IV. The law does not violate the Constitution of the United States by interfering with interstate commerce.

The law simply provides a method for the valuation of property for taxation, and the tax laid upon the valuation made is a tax on the property of the companies in Ohio, and is not a tax upon interstate commerce. The details of that method are all directed toward ascertaining the value in money of the property in Ohio. The tax imposed is not a license tax, nor a tax on a business or occupation, nor on transportation through the State, nor upon receipts from business done outside of Ohio, nor upon property outside of Ohio. The tax imposed upon the valuation made under the law is simply a tax on the property of the companies within the State of Ohio. Such a tax is not an interference with interstate commerce in the sense in which such an interference is prohibited by the Federal Constitution. State Tax on Railway Gross Receipts, 15 Wall. 284; Cleveland, Cincinnati &c. Railway v. Backus, 154 U. S. 439, and cases cited.

(a) The property of a corporation may be fairly valued as a unit for purposes of taxation.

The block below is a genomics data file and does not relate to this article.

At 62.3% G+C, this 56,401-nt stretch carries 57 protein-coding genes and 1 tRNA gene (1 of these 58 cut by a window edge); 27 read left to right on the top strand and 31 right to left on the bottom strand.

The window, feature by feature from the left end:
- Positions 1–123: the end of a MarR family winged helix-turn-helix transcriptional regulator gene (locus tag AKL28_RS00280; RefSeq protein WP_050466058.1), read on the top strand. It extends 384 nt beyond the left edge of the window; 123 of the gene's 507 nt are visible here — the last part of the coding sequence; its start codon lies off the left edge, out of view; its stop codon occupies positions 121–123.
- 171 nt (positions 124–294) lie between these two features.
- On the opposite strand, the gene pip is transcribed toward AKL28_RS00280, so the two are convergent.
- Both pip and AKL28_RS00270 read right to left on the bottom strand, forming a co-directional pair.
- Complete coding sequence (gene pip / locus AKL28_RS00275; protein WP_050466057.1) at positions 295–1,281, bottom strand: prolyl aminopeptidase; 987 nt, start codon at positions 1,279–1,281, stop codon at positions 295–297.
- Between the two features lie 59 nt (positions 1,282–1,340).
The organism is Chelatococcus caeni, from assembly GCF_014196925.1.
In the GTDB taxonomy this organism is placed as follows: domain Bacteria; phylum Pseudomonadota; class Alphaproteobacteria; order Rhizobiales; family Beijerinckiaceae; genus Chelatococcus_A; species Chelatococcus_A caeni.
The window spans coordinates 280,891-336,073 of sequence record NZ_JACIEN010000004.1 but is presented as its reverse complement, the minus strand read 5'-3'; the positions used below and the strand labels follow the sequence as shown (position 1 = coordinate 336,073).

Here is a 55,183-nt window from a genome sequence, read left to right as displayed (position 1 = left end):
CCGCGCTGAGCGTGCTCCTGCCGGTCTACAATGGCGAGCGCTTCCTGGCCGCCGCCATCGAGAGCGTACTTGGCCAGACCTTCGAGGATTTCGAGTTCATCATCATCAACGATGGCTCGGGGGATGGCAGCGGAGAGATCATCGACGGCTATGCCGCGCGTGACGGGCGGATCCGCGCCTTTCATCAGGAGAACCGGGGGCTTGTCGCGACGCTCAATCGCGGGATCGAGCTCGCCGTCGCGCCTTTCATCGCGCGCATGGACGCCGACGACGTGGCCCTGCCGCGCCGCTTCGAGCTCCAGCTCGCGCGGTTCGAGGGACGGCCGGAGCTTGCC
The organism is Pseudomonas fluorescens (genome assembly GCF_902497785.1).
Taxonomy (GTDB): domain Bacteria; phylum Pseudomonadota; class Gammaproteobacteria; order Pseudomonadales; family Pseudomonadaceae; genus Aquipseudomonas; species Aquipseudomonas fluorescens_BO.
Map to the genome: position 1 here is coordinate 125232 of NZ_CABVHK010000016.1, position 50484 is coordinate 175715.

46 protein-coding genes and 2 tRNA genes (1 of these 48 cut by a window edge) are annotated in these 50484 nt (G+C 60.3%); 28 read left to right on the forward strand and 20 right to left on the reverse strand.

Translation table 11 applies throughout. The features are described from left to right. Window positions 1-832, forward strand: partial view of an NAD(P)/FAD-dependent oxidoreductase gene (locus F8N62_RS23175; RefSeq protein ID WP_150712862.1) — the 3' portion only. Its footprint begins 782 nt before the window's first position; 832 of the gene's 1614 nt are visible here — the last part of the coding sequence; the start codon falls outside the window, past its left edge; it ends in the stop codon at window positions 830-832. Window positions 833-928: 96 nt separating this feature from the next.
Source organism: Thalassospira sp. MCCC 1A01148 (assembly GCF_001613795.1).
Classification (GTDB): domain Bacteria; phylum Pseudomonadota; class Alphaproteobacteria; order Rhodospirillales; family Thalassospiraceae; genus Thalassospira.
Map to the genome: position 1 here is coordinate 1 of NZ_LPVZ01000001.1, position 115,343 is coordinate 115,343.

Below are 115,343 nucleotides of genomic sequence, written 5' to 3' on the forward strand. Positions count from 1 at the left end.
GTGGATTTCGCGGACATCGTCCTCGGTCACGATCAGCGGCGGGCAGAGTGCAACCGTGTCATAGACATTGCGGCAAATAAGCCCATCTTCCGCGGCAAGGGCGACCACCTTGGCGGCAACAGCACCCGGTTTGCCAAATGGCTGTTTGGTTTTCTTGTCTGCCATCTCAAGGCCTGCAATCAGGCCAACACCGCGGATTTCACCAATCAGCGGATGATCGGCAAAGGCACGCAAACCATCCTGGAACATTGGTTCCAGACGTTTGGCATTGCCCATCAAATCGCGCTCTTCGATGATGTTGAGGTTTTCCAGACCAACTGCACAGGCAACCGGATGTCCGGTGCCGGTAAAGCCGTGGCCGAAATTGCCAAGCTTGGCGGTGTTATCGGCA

This has been decided so often, and so definitely, that it would hardly seem to need additional argument. It is contended by counsel for appellants that the property of the companies included under this law should be valued item by item, and that the aggregate of value of the different items, taken separately, is the value of the property of the companies for taxation. The State of Ohio claims, on the contrary, that the real value of the property of the corporations under discussion cannot be ascertained by simply valuing the items of real and personal property taken separately, and finding the total. The entire property of any one of these corporations as a unit, and used for a specific purpose, and in a certain place, has a value to the corporation, by reason of its unity and the use to which it is put, which is much greater than the value of the mere items of property taken separately.